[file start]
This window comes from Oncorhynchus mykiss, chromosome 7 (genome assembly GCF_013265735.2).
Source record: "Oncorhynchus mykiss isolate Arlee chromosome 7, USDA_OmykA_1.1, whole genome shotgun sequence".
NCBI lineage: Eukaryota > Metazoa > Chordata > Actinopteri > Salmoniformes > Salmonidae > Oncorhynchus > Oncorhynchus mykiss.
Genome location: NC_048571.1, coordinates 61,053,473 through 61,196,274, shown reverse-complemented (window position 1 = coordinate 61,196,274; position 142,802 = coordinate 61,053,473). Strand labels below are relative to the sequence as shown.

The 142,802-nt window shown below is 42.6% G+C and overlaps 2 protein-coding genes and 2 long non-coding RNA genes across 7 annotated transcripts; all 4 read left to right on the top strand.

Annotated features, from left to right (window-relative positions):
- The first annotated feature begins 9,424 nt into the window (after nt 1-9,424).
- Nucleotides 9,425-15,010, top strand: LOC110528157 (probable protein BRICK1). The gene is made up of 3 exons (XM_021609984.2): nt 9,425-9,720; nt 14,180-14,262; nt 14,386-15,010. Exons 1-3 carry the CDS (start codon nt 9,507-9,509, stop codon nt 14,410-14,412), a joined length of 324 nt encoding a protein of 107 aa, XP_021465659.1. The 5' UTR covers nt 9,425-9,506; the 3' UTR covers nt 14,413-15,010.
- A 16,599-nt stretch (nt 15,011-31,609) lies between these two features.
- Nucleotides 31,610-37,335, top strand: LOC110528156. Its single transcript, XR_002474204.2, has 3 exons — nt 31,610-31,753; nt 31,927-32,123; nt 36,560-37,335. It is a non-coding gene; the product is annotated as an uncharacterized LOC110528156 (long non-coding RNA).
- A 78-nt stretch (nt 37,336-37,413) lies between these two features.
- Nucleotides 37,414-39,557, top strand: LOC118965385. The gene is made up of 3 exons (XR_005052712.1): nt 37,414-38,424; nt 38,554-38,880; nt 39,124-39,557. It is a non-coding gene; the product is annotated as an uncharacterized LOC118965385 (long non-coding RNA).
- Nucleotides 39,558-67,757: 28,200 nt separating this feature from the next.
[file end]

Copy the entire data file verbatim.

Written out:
This window comes from Oncorhynchus mykiss, chromosome 7 (genome assembly GCF_013265735.2).
Source record: "Oncorhynchus mykiss isolate Arlee chromosome 7, USDA_OmykA_1.1, whole genome shotgun sequence".
NCBI lineage: Eukaryota > Metazoa > Chordata > Actinopteri > Salmoniformes > Salmonidae > Oncorhynchus > Oncorhynchus mykiss.
Genome location: NC_048571.1, coordinates 61,053,473 through 61,196,274, shown reverse-complemented (window position 1 = coordinate 61,196,274; position 142,802 = coordinate 61,053,473). Strand labels below are relative to the sequence as shown.

The 142,802-nt window shown below is 42.6% G+C and overlaps 2 protein-coding genes and 2 long non-coding RNA genes across 7 annotated transcripts; all 4 read left to right on the top strand.

Annotated features, from left to right (window-relative positions):
- The first annotated feature begins 9,424 nt into the window (after nt 1-9,424).
- Nucleotides 9,425-15,010, top strand: LOC110528157 (probable protein BRICK1). The gene is made up of 3 exons (XM_021609984.2): nt 9,425-9,720; nt 14,180-14,262; nt 14,386-15,010. Exons 1-3 carry the CDS (start codon nt 9,507-9,509, stop codon nt 14,410-14,412), a joined length of 324 nt encoding a protein of 107 aa, XP_021465659.1. The 5' UTR covers nt 9,425-9,506; the 3' UTR covers nt 14,413-15,010.
- A 16,599-nt stretch (nt 15,011-31,609) lies between these two features.
- Nucleotides 31,610-37,335, top strand: LOC110528156. Its single transcript, XR_002474204.2, has 3 exons — nt 31,610-31,753; nt 31,927-32,123; nt 36,560-37,335. It is a non-coding gene; the product is annotated as an uncharacterized LOC110528156 (long non-coding RNA).
- A 78-nt stretch (nt 37,336-37,413) lies between these two features.
- Nucleotides 37,414-39,557, top strand: LOC118965385. The gene is made up of 3 exons (XR_005052712.1): nt 37,414-38,424; nt 38,554-38,880; nt 39,124-39,557. It is a non-coding gene; the product is annotated as an uncharacterized LOC118965385 (long non-coding RNA).
- Nucleotides 39,558-67,757: 28,200 nt separating this feature from the next.